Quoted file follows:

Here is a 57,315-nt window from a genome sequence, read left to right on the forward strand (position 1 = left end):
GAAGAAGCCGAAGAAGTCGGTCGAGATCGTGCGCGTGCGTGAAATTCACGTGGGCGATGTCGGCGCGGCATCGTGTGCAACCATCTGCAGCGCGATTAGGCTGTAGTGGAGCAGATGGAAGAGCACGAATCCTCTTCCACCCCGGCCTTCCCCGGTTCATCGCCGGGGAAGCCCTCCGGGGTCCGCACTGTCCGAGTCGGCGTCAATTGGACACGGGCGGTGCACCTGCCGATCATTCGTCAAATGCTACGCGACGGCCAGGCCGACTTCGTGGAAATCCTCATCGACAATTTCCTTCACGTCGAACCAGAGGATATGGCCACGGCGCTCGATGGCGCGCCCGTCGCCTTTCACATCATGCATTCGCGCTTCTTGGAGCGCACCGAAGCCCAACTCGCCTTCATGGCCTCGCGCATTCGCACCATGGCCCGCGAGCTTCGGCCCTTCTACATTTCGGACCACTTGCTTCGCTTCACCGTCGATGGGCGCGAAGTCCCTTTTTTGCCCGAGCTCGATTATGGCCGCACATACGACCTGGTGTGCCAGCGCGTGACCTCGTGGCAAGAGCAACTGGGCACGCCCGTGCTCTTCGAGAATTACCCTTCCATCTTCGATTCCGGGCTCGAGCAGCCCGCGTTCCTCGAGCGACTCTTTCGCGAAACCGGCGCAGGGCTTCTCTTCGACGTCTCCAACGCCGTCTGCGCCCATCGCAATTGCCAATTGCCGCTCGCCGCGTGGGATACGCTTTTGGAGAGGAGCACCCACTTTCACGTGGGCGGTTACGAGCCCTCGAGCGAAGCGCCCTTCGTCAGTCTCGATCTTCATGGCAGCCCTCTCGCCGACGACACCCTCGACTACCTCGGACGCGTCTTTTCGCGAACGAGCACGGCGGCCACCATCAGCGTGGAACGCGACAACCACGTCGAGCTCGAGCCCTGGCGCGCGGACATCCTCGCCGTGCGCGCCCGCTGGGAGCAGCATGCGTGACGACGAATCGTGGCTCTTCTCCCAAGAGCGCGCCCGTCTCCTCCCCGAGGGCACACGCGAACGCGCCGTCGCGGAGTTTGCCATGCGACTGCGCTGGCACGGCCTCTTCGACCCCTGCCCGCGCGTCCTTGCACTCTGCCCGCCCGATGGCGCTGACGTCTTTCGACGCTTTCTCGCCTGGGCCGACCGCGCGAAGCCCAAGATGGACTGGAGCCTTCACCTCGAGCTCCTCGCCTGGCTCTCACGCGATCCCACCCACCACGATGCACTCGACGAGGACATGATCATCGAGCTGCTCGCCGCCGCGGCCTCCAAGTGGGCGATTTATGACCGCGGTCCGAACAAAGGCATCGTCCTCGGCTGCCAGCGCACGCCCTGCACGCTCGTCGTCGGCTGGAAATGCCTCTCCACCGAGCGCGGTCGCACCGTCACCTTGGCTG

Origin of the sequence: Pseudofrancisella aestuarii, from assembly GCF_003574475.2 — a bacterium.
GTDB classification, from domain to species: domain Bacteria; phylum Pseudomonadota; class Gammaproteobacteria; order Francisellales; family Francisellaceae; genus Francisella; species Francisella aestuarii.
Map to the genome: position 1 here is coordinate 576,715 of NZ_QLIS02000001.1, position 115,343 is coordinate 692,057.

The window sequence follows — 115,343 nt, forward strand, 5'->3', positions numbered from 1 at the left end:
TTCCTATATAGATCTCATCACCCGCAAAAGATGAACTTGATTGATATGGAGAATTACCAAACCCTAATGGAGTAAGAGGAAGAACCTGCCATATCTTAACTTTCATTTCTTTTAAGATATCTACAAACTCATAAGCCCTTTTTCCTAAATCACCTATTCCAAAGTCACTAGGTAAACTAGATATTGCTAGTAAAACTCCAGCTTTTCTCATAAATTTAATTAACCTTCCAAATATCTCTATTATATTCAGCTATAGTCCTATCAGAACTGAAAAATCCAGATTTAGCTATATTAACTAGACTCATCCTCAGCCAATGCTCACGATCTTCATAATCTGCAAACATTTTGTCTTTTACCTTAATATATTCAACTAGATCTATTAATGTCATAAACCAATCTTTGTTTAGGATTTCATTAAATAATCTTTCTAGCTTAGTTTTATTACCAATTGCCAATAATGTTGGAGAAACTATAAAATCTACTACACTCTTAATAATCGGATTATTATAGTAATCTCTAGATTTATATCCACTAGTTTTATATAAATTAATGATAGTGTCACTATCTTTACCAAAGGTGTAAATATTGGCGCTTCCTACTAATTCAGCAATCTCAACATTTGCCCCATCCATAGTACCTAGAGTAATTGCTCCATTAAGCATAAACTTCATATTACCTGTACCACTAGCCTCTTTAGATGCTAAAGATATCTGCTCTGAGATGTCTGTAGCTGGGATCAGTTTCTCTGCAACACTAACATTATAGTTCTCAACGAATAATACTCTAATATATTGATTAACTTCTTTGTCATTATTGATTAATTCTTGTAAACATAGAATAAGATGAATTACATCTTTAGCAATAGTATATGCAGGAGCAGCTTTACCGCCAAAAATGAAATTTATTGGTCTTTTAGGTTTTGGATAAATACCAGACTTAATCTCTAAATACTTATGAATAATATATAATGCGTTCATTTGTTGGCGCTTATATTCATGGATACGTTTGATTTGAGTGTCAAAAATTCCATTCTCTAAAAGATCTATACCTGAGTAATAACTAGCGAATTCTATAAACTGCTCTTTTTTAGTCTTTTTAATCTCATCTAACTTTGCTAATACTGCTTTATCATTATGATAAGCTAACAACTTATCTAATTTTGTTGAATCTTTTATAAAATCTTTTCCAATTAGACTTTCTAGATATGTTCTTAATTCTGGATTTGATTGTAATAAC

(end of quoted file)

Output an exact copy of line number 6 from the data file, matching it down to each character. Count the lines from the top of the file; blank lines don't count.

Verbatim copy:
The window sequence follows — 115,343 nt, forward strand, 5'->3', positions numbered from 1 at the left end: